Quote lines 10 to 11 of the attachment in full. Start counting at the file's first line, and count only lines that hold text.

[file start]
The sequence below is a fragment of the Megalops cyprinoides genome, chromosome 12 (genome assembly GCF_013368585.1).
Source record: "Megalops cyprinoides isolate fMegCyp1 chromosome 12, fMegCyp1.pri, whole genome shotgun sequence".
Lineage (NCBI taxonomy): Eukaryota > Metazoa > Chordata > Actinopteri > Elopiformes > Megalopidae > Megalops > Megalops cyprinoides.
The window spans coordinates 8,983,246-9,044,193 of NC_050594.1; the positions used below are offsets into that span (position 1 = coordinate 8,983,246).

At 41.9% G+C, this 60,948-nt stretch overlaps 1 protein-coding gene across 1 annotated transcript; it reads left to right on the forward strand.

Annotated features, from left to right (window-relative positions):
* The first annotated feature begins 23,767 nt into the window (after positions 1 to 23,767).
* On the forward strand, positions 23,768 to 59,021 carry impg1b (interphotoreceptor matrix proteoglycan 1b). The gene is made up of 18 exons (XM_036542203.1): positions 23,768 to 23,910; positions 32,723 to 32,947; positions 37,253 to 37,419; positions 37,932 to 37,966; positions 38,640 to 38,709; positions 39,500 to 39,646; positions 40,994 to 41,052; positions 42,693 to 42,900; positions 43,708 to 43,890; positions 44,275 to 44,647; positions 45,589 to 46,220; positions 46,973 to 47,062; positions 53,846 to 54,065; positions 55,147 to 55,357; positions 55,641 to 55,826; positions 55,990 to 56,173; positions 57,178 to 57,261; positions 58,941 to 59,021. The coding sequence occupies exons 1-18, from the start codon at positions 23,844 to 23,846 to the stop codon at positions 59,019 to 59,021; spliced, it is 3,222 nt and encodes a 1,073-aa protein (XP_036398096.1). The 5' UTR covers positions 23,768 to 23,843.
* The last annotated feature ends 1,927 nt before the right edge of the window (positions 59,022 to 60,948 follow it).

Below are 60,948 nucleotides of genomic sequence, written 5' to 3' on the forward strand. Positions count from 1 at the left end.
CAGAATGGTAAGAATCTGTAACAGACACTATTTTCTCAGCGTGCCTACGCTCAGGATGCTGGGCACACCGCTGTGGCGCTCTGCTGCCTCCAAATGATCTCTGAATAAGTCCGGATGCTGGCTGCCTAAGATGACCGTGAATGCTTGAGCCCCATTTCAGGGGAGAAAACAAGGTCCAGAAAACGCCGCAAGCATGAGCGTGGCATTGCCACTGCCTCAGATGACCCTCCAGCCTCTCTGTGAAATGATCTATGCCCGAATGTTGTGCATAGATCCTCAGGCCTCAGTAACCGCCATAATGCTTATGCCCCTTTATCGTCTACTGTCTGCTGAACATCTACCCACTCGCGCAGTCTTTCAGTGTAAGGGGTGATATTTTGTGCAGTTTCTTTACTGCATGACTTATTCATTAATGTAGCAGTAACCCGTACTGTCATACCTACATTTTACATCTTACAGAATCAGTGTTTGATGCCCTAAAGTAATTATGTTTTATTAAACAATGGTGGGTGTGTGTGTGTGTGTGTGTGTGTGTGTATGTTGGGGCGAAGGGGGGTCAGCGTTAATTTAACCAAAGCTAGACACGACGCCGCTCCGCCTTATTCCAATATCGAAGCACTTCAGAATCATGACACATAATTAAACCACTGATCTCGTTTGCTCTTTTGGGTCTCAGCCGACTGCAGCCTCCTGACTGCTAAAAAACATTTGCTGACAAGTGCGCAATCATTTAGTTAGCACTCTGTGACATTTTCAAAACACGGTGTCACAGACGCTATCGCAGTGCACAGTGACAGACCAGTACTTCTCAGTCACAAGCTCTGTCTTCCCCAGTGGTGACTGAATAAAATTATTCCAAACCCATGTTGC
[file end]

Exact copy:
Below are 60,948 nucleotides of genomic sequence, written 5' to 3' on the forward strand. Positions count from 1 at the left end.
CAGAATGGTAAGAATCTGTAACAGACACTATTTTCTCAGCGTGCCTACGCTCAGGATGCTGGGCACACCGCTGTGGCGCTCTGCTGCCTCCAAATGATCTCTGAATAAGTCCGGATGCTGGCTGCCTAAGATGACCGTGAATGCTTGAGCCCCATTTCAGGGGAGAAAACAAGGTCCAGAAAACGCCGCAAGCATGAGCGTGGCATTGCCACTGCCTCAGATGACCCTCCAGCCTCTCTGTGAAATGATCTATGCCCGAATGTTGTGCATAGATCCTCAGGCCTCAGTAACCGCCATAATGCTTATGCCCCTTTATCGTCTACTGTCTGCTGAACATCTACCCACTCGCGCAGTCTTTCAGTGTAAGGGGTGATATTTTGTGCAGTTTCTTTACTGCATGACTTATTCATTAATGTAGCAGTAACCCGTACTGTCATACCTACATTTTACATCTTACAGAATCAGTGTTTGATGCCCTAAAGTAATTATGTTTTATTAAACAATGGTGGGTGTGTGTGTGTGTGTGTGTGTGTGTGTATGTTGGGGCGAAGGGGGGTCAGCGTTAATTTAACCAAAGCTAGACACGACGCCGCTCCGCCTTATTCCAATATCGAAGCACTTCAGAATCATGACACATAATTAAACCACTGATCTCGTTTGCTCTTTTGGGTCTCAGCCGACTGCAGCCTCCTGACTGCTAAAAAACATTTGCTGACAAGTGCGCAATCATTTAGTTAGCACTCTGTGACATTTTCAAAACACGGTGTCACAGACGCTATCGCAGTGCACAGTGACAGACCAGTACTTCTCAGTCACAAGCTCTGTCTTCCCCAGTGGTGACTGAATAAAATTATTCCAAACCCATGTTGC